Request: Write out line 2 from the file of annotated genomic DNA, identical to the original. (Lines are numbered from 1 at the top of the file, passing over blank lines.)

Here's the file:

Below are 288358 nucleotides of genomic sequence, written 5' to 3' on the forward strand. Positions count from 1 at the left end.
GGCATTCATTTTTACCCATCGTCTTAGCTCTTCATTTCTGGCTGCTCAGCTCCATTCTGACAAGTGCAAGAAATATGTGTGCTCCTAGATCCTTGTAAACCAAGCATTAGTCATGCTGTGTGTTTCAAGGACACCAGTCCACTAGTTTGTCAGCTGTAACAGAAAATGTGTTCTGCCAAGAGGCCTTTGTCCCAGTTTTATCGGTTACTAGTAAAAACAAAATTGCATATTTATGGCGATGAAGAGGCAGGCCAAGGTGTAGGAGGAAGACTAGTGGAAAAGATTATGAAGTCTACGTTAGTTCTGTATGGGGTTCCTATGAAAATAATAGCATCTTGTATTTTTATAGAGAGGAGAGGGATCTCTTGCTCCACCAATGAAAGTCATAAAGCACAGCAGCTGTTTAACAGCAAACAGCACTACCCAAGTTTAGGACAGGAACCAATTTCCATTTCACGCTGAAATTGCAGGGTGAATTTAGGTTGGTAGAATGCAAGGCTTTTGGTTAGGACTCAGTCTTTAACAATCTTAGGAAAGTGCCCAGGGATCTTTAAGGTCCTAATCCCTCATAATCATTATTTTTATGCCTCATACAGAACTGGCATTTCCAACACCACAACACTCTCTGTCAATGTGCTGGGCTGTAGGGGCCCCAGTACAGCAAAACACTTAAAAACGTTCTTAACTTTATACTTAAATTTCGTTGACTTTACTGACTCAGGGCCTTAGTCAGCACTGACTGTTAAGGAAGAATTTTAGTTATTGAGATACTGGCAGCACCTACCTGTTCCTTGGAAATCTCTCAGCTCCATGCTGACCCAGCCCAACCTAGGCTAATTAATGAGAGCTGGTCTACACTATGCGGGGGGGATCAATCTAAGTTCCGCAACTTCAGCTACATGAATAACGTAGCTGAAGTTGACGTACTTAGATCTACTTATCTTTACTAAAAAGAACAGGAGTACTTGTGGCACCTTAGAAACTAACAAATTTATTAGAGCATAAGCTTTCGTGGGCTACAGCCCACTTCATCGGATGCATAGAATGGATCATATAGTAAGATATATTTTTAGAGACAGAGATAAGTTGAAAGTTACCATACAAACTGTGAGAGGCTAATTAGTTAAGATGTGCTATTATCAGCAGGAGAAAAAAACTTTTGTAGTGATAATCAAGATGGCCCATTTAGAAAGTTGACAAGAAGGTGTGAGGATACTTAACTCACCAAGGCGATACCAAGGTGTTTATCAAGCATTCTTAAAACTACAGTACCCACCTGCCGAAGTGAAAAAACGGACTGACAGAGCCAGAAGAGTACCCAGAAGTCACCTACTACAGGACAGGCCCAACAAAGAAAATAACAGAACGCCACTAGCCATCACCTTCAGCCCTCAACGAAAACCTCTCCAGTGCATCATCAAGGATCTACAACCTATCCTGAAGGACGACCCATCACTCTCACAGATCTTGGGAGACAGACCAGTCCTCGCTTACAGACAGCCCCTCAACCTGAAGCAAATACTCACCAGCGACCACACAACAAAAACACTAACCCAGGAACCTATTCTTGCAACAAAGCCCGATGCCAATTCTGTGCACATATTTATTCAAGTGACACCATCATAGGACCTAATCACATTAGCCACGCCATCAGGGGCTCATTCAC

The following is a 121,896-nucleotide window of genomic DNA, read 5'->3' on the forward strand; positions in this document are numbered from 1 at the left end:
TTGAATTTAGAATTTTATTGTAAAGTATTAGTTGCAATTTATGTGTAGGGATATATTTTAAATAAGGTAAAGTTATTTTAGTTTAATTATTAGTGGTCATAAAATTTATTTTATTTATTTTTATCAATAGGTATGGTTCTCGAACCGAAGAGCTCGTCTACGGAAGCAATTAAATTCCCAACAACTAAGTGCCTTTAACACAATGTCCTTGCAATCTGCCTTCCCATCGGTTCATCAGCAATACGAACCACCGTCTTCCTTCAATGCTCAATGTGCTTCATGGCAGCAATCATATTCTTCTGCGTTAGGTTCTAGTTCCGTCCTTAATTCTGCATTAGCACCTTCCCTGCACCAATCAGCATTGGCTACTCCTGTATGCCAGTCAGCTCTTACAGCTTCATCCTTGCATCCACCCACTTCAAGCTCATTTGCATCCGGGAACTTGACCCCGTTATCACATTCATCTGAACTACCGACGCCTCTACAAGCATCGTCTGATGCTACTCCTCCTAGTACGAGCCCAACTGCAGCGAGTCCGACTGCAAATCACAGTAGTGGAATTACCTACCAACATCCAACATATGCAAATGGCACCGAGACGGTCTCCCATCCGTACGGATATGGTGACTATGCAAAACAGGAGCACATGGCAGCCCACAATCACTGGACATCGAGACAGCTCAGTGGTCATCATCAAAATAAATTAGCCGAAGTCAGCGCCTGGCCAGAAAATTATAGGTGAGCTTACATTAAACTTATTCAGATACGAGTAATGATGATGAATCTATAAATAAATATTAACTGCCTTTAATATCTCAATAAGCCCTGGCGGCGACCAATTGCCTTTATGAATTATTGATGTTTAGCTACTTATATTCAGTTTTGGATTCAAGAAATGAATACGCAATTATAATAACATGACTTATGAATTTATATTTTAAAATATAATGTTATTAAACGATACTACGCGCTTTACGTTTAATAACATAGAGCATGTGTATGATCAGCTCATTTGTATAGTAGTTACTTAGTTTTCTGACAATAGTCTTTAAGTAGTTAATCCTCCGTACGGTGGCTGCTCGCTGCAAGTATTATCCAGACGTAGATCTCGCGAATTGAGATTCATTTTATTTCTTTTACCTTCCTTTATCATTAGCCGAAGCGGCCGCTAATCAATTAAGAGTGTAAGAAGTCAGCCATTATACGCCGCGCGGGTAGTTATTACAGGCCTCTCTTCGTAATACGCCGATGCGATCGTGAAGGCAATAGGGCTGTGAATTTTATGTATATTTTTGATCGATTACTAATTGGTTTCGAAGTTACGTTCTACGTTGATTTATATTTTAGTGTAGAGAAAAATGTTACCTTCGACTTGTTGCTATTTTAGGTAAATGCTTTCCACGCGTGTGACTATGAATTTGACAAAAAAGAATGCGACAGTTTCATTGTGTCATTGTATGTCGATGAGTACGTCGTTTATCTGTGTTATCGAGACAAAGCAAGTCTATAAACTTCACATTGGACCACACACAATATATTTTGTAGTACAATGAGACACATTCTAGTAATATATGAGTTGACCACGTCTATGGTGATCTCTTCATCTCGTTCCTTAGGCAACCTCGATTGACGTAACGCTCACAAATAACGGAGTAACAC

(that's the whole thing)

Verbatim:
GGCATTCATTTTTACCCATCGTCTTAGCTCTTCATTTCTGGCTGCTCAGCTCCATTCTGACAAGTGCAAGAAATATGTGTGCTCCTAGATCCTTGTAAACCAAGCATTAGTCATGCTGTGTGTTTCAAGGACACCAGTCCACTAGTTTGTCAGCTGTAACAGAAAATGTGTTCTGCCAAGAGGCCTTTGTCCCAGTTTTATCGGTTACTAGTAAAAACAAAATTGCATATTTATGGCGATGAAGAGGCAGGCCAAGGTGTAGGAGGAAGACTAGTGGAAAAGATTATGAAGTCTACGTTAGTTCTGTATGGGGTTCCTATGAAAATAATAGCATCTTGTATTTTTATAGAGAGGAGAGGGATCTCTTGCTCCACCAATGAAAGTCATAAAGCACAGCAGCTGTTTAACAGCAAACAGCACTACCCAAGTTTAGGACAGGAACCAATTTCCATTTCACGCTGAAATTGCAGGGTGAATTTAGGTTGGTAGAATGCAAGGCTTTTGGTTAGGACTCAGTCTTTAACAATCTTAGGAAAGTGCCCAGGGATCTTTAAGGTCCTAATCCCTCATAATCATTATTTTTATGCCTCATACAGAACTGGCATTTCCAACACCACAACACTCTCTGTCAATGTGCTGGGCTGTAGGGGCCCCAGTACAGCAAAACACTTAAAAACGTTCTTAACTTTATACTTAAATTTCGTTGACTTTACTGACTCAGGGCCTTAGTCAGCACTGACTGTTAAGGAAGAATTTTAGTTATTGAGATACTGGCAGCACCTACCTGTTCCTTGGAAATCTCTCAGCTCCATGCTGACCCAGCCCAACCTAGGCTAATTAATGAGAGCTGGTCTACACTATGCGGGGGGGATCAATCTAAGTTCCGCAACTTCAGCTACATGAATAACGTAGCTGAAGTTGACGTACTTAGATCTACTTATCTTTACTAAAAAGAACAGGAGTACTTGTGGCACCTTAGAAACTAACAAATTTATTAGAGCATAAGCTTTCGTGGGCTACAGCCCACTTCATCGGATGCATAGAATGGATCATATAGTAAGATATATTTTTAGAGACAGAGATAAGTTGAAAGTTACCATACAAACTGTGAGAGGCTAATTAGTTAAGATGTGCTATTATCAGCAGGAGAAAAAAACTTTTGTAGTGATAATCAAGATGGCCCATTTAGAAAGTTGACAAGAAGGTGTGAGGATACTTAACTCACCAAGGCGATACCAAGGTGTTTATCAAGCATTCTTAAAACTACAGTACCCACCTGCCGAAGTGAAAAAACGGACTGACAGAGCCAGAAGAGTACCCAGAAGTCACCTACTACAGGACAGGCCCAACAAAGAAAATAACAGAACGCCACTAGCCATCACCTTCAGCCCTCAACGAAAACCTCTCCAGTGCATCATCAAGGATCTACAACCTATCCTGAAGGACGACCCATCACTCTCACAGATCTTGGGAGACAGACCAGTCCTCGCTTACAGACAGCCCCTCAACCTGAAGCAAATACTCACCAGCGACCACACAACAAAAACACTAACCCAGGAACCTATTCTTGCAACAAAGCCCGATGCCAATTCTGTGCACATATTTATTCAAGTGACACCATCATAGGACCTAATCACATTAGCCACGCCATCAGGGGCTCATTCAC